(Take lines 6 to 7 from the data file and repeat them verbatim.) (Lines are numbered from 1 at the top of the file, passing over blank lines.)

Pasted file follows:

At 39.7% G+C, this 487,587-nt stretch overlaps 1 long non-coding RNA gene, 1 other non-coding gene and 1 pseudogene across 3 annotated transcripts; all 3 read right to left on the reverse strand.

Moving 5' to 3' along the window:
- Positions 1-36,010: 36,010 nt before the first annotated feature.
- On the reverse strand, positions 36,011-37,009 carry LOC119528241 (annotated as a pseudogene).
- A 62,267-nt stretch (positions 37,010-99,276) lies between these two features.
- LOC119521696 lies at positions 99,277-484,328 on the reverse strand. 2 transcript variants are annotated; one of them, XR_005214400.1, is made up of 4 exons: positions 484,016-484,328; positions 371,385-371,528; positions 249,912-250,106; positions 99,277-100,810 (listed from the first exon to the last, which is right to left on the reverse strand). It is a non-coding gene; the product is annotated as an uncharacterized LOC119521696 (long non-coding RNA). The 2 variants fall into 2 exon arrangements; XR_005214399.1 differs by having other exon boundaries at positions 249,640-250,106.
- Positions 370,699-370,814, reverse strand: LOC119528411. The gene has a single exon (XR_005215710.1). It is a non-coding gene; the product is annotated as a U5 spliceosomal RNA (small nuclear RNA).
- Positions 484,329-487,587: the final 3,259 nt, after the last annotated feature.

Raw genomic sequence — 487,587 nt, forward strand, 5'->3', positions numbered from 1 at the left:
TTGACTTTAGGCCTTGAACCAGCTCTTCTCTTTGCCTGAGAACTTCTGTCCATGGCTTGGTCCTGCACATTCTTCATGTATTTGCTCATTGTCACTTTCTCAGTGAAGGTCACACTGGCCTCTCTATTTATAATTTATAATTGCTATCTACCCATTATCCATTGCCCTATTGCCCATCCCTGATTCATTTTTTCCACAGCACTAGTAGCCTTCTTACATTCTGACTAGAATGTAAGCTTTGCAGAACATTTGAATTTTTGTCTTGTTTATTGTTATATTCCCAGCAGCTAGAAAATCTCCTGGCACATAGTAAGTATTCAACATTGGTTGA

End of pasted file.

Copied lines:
- LOC119521696 lies at positions 99,277-484,328 on the reverse strand. 2 transcript variants are annotated; one of them, XR_005214400.1, is made up of 4 exons: positions 484,016-484,328; positions 371,385-371,528; positions 249,912-250,106; positions 99,277-100,810 (listed from the first exon to the last, which is right to left on the reverse strand). It is a non-coding gene; the product is annotated as an uncharacterized LOC119521696 (long non-coding RNA). The 2 variants fall into 2 exon arrangements; XR_005214399.1 differs by having other exon boundaries at positions 249,640-250,106.
- Positions 370,699-370,814, reverse strand: LOC119528411. The gene has a single exon (XR_005215710.1). It is a non-coding gene; the product is annotated as a U5 spliceosomal RNA (small nuclear RNA).